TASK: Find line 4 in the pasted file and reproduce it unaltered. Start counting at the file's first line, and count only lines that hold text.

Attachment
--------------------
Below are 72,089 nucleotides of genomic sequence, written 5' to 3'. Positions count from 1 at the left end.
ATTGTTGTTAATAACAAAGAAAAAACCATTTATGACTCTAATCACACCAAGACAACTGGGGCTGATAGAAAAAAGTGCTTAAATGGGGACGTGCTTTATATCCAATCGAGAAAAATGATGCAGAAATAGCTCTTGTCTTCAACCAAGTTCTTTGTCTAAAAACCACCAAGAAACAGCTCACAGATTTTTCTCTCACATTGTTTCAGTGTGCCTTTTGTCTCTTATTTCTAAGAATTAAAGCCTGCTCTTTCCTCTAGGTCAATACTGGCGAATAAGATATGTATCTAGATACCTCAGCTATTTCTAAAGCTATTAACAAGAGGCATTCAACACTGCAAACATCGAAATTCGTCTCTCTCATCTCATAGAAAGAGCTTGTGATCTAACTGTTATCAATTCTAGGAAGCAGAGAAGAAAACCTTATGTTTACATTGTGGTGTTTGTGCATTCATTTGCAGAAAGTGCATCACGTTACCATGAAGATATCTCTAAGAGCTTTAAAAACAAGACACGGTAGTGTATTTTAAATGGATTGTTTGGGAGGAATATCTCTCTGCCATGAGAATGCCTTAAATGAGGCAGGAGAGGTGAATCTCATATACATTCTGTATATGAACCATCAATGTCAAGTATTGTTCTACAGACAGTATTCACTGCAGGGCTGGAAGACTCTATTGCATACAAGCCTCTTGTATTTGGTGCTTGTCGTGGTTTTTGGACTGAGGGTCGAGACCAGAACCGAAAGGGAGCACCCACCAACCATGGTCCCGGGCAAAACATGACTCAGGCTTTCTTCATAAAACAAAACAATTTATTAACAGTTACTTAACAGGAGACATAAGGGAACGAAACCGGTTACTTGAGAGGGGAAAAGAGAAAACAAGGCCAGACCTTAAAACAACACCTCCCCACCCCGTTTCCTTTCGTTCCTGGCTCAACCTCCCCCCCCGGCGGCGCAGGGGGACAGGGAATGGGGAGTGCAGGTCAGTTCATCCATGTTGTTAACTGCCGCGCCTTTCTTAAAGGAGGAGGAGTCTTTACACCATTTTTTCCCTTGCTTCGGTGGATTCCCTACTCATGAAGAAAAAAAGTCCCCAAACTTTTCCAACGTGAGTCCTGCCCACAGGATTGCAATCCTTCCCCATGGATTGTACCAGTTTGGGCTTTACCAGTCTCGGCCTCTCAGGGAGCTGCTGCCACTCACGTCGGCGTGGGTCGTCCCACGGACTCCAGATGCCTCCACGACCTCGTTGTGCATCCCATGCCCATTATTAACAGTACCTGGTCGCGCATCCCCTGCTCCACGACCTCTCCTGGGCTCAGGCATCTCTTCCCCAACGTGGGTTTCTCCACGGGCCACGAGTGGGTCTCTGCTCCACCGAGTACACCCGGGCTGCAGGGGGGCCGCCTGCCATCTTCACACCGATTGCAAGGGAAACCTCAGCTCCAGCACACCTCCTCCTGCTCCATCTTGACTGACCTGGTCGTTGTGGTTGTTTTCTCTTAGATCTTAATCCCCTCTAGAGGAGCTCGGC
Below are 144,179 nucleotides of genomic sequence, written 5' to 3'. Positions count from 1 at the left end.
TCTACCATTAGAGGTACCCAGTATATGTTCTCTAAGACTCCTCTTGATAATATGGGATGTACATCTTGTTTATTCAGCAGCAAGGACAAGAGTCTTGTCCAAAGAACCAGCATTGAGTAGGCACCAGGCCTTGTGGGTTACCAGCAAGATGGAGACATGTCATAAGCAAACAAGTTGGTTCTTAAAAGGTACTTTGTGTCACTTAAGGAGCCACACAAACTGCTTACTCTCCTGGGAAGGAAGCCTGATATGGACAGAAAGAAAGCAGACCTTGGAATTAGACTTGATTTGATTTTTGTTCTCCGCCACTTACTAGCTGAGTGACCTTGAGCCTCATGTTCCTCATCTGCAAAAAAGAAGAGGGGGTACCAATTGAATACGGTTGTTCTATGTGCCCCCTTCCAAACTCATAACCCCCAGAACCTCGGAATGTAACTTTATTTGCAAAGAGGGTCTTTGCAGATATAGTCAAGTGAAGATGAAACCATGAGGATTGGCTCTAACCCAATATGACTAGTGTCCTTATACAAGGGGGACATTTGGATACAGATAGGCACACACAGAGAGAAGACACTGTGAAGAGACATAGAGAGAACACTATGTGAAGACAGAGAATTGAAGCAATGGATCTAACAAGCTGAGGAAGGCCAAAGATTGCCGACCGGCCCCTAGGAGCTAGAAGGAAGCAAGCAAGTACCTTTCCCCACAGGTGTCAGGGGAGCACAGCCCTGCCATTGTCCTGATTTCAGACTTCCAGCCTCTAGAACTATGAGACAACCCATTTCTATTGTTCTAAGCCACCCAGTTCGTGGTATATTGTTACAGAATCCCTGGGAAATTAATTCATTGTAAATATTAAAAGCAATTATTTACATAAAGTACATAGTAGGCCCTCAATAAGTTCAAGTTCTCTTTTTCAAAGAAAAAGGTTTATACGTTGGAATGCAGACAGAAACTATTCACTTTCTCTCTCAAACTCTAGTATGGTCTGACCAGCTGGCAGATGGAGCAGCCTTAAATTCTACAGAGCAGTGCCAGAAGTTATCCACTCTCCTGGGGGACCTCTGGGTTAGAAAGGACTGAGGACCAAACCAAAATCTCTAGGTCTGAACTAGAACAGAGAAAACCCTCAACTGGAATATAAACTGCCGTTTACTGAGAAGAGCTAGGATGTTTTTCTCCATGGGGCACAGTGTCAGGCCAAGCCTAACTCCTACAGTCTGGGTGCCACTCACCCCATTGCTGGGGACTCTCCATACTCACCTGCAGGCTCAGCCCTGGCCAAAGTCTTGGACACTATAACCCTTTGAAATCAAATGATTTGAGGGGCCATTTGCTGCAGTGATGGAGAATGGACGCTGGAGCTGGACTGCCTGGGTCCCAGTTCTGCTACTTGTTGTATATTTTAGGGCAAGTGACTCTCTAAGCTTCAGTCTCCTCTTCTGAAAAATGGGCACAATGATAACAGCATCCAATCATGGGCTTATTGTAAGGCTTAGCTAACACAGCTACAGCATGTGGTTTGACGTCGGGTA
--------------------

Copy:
TCTACCATTAGAGGTACCCAGTATATGTTCTCTAAGACTCCTCTTGATAATATGGGATGTACATCTTGTTTATTCAGCAGCAAGGACAAGAGTCTTGTCCAAAGAACCAGCATTGAGTAGGCACCAGGCCTTGTGGGTTACCAGCAAGATGGAGACATGTCATAAGCAAACAAGTTGGTTCTTAAAAGGTACTTTGTGTCACTTAAGGAGCCACACAAACTGCTTACTCTCCTGGGAAGGAAGCCTGATATGGACAGAAAGAAAGCAGACCTTGGAATTAGACTTGATTTGATTTTTGTTCTCCGCCACTTACTAGCTGAGTGACCTTGAGCCTCATGTTCCTCATCTGCAAAAAAGAAGAGGGGGTACCAATTGAATACGGTTGTTCTATGTGCCCCCTTCCAAACTCATAACCCCCAGAACCTCGGAATGTAACTTTATTTGCAAAGAGGGTCTTTGCAGATATAGTCAAGTGAAGATGAAACCATGAGGATTGGCTCTAACCCAATATGACTAGTGTCCTTATACAAGGGGGACATTTGGATACAGATAGGCACACACAGAGAGAAGACACTGTGAAGAGACATAGAGAGAACACTATGTGAAGACAGAGAATTGAAGCAATGGATCTAACAAGCTGAGGAAGGCCAAAGATTGCCGACCGGCCCCTAGGAGCTAGAAGGAAGCAAGCAAGTACCTTTCCCCACAGGTGTCAGGGGAGCACAGCCCTGCCATTGTCCTGATTTCAGACTTCCAGCCTCTAGAACTATGAGACAACCCATTTCTATTGTTCTAAGCCACCCAGTTCGTGGTATATTGTTACAGAATCCCTGGGAAATTAATTCATTGTAAATATTAAAAGCAATTATTTACATAAAGTACATAGTAGGCCCTCAATAAGTTCAAGTTCTCTTTTTCAAAGAAAAAGGTTTATACGTTGGAATGCAGACAGAAACTATTCACTTTCTCTCTCAAACTCTAGTATGGTCTGACCAGCTGGCAGATGGAGCAGCCTTAAATTCTACAGAGCAGTGCCAGAAGTTATCCACTCTCCTGGGGGACCTCTGGGTTAGAAAGGACTGAGGACCAAACCAAAATCTCTAGGTCTGAACTAGAACAGAGAAAACCCTCAACTGGAATATAAACTGCCGTTTACTGAGAAGAGCTAGGATGTTTTTCTCCATGGGGCACAGTGTCAGGCCAAGCCTAACTCCTACAGTCTGGGTGCCACTCACCCCATTGCTGGGGACTCTCCATACTCACCTGCAGGCTCAGCCCTGGCCAAAGTCTTGGACACTATAACCCTTTGAAATCAAATGATTTGAGGGGCCATTTGCTGCAGTGATGGAGAATGGACGCTGGAGCTGGACTGCCTGGGTCCCAGTTCTGCTACTTGTTGTATATTTTAGGGCAAGTGACTCTCTAAGCTTCAGTCTCCTCTTCTGAAAAATGGGCACAATGATAACAGCATCCAATCATGGGCTTATTGTAAGGCTTAGCTAACACAGCTACAGCATGTGGTTTGACGTCGGGTA